Johan Nel a ‘young, brainwashed racist’

Racism was still a key issue in South Africa, political party representatives said as they addressed a gathering at Saturday’s funeral of the murdered Skielik victims.

Congress of South African Trade Unions secretary general Zwelinzima Vavi said alleged killer, Johan Nel (18) was a ”young, brainwashed racist” with ”no regard for human life”.

Enoch Tshepo Motshelanoka (10), three-month-old Keditlhotse Elizabeth Moiphitlhi, and her 31-year-old mother, Anna, were gunned down — allegedly by Nel — almost two weeks ago.

The body of a fourth victim, Sivuyile Danani (35), was returned to his home in the Eastern Cape earlier this week for a separate funeral.

”We have learnt with shock that this young animal has a long history of mentality [sic] that suggested that he has no regard for black people’s lives,” said Vavi.

”We are told that he was only 15 when he started to demonstrate instincts that suggest that he equates black people’s lives with those of baboons and birds.”

Mourners at the funeral clapped and applauded Vavi’s words. Vavi said racist people needed to be taught a lesson.

Black people were no longer sub-human people, he said.

”The killing of our people here in Skielik, Swartruggens, demonstrates another reality — that we still have a long way to go to build a united, non-racial, non-sexist, democratic and prosperous South Africa.”

He said poverty ravaged communities like Skielik so badly that ”our people [are] not even in a position to smell the promise of a better life for all!”

African National Congress member of Parliament Patrick Chauke said: ”We are gathered here today because we still have to deal with racism.”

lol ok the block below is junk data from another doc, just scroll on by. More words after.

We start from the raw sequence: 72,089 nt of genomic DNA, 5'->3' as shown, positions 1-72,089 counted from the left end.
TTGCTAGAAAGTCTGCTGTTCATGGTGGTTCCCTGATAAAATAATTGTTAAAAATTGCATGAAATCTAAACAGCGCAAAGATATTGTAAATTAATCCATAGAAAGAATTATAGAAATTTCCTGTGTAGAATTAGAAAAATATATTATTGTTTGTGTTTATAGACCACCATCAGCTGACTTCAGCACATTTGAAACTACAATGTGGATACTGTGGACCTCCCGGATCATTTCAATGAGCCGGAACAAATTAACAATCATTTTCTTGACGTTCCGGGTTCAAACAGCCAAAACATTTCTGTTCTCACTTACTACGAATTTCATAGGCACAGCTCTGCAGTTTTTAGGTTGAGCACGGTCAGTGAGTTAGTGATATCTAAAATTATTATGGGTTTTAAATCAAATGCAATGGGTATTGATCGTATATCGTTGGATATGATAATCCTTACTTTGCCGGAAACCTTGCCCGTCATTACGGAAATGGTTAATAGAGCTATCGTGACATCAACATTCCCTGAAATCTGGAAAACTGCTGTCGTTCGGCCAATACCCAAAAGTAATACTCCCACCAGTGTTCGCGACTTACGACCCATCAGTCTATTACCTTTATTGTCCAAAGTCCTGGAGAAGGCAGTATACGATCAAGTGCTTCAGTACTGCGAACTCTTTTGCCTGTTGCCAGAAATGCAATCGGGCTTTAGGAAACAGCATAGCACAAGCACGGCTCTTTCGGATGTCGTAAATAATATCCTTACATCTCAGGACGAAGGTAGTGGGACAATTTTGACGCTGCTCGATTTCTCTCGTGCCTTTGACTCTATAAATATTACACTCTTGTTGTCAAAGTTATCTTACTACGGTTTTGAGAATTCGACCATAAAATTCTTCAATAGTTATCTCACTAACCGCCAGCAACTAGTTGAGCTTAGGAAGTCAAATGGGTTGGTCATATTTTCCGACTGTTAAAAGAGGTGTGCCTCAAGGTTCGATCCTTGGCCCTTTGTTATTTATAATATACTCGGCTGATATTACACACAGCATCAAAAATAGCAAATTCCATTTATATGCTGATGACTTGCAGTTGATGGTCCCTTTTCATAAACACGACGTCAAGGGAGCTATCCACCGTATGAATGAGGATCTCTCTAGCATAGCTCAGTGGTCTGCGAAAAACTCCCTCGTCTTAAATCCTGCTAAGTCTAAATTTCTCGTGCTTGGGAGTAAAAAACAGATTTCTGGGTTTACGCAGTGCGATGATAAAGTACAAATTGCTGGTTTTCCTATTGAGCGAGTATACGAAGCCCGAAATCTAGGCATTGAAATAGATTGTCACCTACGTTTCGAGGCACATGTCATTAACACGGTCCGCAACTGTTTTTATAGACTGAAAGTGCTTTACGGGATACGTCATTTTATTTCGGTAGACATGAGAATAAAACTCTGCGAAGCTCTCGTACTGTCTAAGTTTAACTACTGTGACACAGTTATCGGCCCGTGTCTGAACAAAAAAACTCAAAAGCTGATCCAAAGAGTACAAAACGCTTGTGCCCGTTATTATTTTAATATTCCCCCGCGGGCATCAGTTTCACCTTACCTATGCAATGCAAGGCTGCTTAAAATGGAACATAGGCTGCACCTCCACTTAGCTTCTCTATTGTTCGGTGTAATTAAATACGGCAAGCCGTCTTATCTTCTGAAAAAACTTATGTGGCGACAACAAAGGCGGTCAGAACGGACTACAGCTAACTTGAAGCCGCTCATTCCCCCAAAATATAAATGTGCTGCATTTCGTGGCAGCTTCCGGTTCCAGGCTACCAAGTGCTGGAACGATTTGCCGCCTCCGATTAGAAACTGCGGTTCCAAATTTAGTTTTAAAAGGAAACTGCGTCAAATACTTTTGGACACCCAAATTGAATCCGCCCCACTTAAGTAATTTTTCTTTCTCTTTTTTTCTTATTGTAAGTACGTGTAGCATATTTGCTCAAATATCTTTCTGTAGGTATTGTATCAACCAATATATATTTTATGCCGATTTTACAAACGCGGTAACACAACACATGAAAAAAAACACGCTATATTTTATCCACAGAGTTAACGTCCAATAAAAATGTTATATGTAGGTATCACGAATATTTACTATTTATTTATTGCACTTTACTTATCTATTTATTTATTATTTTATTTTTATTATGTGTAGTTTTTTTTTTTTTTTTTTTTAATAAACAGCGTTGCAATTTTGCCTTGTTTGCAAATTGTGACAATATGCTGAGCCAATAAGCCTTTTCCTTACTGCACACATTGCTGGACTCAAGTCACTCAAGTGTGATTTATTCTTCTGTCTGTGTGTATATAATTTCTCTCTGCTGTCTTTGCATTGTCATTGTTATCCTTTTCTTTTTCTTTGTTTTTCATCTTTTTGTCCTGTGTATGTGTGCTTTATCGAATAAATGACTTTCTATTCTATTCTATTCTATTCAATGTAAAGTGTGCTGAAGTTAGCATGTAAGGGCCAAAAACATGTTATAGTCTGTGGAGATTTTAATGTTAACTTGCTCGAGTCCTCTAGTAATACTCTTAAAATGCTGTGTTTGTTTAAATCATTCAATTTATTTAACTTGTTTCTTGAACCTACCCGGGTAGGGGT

Earlier he led the congregation in a hymn.

Chauke said that they had invited other political parties to the proceedings.

”We did inform them of the services and it’s clear to me that the call was not heard.”

Another speaker at the funeral said Nel was a ”serpent”.

”A serpent like this, a murderer like this, what do we do with a person like this?” the speaker asked.

Chauke then brought mourners to their feet by singing Umshini Wami and calling Jacob Zuma ”our president”.

National Union of Mineworkers’ president Senzeni Zokwana said workers in the region faced hassles at work, were oppressed and were paid ”peanuts”.

”You are the unwanted; that’s why farmers’ children grow up to believe you are different.

”Another Nel must not find it easy to target our people,” said Zokwana.

Family members of the victims were seated in front of the stage and wept as they listened to the speeches

In front of the family were three white marble-coloured coffins laden with wreaths.

The smallest coffin held the body of baby Keditlhotse Moiphitlhi. – Sapa

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